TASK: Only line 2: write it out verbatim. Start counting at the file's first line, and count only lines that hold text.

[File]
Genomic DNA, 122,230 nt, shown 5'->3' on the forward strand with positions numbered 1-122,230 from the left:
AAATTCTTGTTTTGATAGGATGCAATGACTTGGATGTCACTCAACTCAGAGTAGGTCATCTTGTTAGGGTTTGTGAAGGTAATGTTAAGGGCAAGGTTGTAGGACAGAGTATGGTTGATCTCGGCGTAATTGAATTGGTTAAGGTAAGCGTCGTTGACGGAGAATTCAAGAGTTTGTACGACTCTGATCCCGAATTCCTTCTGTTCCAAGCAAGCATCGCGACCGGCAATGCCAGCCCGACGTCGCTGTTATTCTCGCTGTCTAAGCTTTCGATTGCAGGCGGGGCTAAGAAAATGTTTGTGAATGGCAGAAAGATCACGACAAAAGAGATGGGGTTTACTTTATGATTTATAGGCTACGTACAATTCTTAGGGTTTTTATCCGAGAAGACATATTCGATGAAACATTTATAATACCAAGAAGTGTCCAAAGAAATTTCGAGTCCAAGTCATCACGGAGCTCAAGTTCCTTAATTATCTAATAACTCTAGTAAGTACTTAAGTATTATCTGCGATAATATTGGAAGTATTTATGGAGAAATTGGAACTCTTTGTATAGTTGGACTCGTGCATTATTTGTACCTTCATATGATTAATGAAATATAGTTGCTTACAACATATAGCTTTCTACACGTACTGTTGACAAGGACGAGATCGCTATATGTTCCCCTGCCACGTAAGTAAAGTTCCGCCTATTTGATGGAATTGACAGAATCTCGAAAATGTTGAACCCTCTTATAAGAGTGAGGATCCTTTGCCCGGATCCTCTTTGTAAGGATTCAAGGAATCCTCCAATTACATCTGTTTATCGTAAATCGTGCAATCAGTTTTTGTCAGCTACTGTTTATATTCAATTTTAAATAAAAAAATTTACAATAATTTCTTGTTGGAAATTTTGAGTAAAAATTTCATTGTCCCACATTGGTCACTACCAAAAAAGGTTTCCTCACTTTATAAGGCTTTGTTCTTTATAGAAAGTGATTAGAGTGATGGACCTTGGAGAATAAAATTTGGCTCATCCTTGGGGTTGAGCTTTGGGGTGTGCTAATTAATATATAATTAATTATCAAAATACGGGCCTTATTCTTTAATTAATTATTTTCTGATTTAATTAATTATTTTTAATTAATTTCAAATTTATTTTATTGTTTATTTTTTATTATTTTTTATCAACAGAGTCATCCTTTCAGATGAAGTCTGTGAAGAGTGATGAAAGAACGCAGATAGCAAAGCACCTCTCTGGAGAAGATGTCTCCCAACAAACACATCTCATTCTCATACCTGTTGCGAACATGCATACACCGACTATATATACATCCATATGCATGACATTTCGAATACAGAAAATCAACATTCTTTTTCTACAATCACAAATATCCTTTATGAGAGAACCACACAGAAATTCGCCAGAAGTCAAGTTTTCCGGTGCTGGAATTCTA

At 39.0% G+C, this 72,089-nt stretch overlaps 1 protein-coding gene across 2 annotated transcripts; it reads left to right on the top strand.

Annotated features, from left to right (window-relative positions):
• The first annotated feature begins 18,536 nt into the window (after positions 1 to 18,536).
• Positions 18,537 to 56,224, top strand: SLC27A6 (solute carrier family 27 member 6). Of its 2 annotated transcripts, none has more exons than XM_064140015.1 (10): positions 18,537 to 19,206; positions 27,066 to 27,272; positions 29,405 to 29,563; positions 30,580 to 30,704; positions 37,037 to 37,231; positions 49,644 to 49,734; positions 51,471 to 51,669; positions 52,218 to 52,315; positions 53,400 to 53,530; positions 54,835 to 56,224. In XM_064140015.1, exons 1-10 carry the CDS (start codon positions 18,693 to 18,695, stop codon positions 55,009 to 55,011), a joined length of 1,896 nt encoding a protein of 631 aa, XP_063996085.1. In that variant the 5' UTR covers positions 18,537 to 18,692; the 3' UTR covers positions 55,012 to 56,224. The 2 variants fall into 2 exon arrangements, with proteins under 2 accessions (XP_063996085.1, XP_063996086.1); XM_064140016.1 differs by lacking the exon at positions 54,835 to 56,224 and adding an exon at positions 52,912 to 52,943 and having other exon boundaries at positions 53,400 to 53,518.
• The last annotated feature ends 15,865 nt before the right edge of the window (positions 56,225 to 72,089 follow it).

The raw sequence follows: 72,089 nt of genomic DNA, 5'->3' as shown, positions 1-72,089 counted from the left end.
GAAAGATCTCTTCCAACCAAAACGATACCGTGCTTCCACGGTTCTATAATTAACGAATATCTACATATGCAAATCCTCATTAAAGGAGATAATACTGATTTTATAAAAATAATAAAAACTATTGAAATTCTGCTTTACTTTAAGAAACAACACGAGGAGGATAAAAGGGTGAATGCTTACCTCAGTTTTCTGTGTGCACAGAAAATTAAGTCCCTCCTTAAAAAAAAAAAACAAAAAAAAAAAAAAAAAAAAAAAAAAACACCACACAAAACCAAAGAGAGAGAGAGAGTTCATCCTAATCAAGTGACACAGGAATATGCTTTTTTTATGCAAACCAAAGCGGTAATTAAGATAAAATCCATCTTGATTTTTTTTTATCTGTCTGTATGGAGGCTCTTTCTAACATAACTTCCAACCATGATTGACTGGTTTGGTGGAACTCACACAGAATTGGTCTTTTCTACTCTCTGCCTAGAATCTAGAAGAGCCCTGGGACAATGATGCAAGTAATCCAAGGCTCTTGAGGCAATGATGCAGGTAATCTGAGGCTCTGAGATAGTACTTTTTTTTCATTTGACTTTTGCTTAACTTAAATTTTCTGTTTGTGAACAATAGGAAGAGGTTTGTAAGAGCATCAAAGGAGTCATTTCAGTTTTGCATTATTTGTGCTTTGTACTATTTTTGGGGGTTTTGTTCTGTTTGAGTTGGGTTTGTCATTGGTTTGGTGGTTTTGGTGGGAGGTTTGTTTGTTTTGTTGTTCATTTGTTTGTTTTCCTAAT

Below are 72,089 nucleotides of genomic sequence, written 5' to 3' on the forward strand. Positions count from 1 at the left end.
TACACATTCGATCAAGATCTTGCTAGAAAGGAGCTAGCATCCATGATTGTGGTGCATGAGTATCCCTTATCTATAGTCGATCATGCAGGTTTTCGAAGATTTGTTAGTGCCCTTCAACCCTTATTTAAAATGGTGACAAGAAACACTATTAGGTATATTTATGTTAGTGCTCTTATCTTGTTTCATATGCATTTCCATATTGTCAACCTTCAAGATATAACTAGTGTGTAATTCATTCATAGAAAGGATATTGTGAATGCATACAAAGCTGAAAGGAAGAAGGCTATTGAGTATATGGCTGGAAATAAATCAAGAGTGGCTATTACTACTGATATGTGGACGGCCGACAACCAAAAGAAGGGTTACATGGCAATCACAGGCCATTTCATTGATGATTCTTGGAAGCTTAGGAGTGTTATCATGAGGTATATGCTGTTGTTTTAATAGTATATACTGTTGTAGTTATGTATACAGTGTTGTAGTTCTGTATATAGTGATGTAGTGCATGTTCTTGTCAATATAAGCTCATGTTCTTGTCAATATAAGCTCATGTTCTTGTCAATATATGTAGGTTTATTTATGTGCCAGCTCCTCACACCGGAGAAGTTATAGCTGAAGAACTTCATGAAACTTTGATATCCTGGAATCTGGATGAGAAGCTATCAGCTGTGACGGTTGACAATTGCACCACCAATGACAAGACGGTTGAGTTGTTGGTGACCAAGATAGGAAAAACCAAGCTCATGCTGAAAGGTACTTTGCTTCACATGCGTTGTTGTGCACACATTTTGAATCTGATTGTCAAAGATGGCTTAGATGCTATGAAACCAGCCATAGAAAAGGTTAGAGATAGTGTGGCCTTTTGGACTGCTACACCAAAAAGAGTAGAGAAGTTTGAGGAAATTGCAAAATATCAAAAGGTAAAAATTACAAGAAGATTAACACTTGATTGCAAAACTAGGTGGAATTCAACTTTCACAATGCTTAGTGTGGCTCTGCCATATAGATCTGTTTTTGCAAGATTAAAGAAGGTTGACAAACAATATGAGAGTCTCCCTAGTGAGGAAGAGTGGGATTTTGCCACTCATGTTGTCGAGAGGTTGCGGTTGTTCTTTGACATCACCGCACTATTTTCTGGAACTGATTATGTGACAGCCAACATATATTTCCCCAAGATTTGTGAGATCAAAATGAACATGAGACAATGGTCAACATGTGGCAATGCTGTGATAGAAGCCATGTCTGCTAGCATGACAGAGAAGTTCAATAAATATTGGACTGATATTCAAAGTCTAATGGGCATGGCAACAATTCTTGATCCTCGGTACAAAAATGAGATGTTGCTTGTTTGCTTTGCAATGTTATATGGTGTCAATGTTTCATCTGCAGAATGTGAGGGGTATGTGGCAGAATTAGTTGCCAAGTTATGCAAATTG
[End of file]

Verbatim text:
AAATTCTTGTTTTGATAGGATGCAATGACTTGGATGTCACTCAACTCAGAGTAGGTCATCTTGTTAGGGTTTGTGAAGGTAATGTTAAGGGCAAGGTTGTAGGACAGAGTATGGTTGATCTCGGCGTAATTGAATTGGTTAAGGTAAGCGTCGTTGACGGAGAATTCAAGAGTTTGTACGACTCTGATCCCGAATTCCTTCTGTTCCAAGCAAGCATCGCGACCGGCAATGCCAGCCCGACGTCGCTGTTATTCTCGCTGTCTAAGCTTTCGATTGCAGGCGGGGCTAAGAAAATGTTTGTGAATGGCAGAAAGATCACGACAAAAGAGATGGGGTTTACTTTATGATTTATAGGCTACGTACAATTCTTAGGGTTTTTATCCGAGAAGACATATTCGATGAAACATTTATAATACCAAGAAGTGTCCAAAGAAATTTCGAGTCCAAGTCATCACGGAGCTCAAGTTCCTTAATTATCTAATAACTCTAGTAAGTACTTAAGTATTATCTGCGATAATATTGGAAGTATTTATGGAGAAATTGGAACTCTTTGTATAGTTGGACTCGTGCATTATTTGTACCTTCATATGATTAATGAAATATAGTTGCTTACAACATATAGCTTTCTACACGTACTGTTGACAAGGACGAGATCGCTATATGTTCCCCTGCCACGTAAGTAAAGTTCCGCCTATTTGATGGAATTGACAGAATCTCGAAAATGTTGAACCCTCTTATAAGAGTGAGGATCCTTTGCCCGGATCCTCTTTGTAAGGATTCAAGGAATCCTCCAATTACATCTGTTTATCGTAAATCGTGCAATCAGTTTTTGTCAGCTACTGTTTATATTCAATTTTAAATAAAAAAATTTACAATAATTTCTTGTTGGAAATTTTGAGTAAAAATTTCATTGTCCCACATTGGTCACTACCAAAAAAGGTTTCCTCACTTTATAAGGCTTTGTTCTTTATAGAAAGTGATTAGAGTGATGGACCTTGGAGAATAAAATTTGGCTCATCCTTGGGGTTGAGCTTTGGGGTGTGCTAATTAATATATAATTAATTATCAAAATACGGGCCTTATTCTTTAATTAATTATTTTCTGATTTAATTAATTATTTTTAATTAATTTCAAATTTATTTTATTGTTTATTTTTTATTATTTTTTATCAACAGAGTCATCCTTTCAGATGAAGTCTGTGAAGAGTGATGAAAGAACGCAGATAGCAAAGCACCTCTCTGGAGAAGATGTCTCCCAACAAACACATCTCATTCTCATACCTGTTGCGAACATGCATACACCGACTATATATACATCCATATGCATGACATTTCGAATACAGAAAATCAACATTCTTTTTCTACAATCACAAATATCCTTTATGAGAGAACCACACAGAAATTCGCCAGAAGTCAAGTTTTCCGGTGCTGGAATTCTA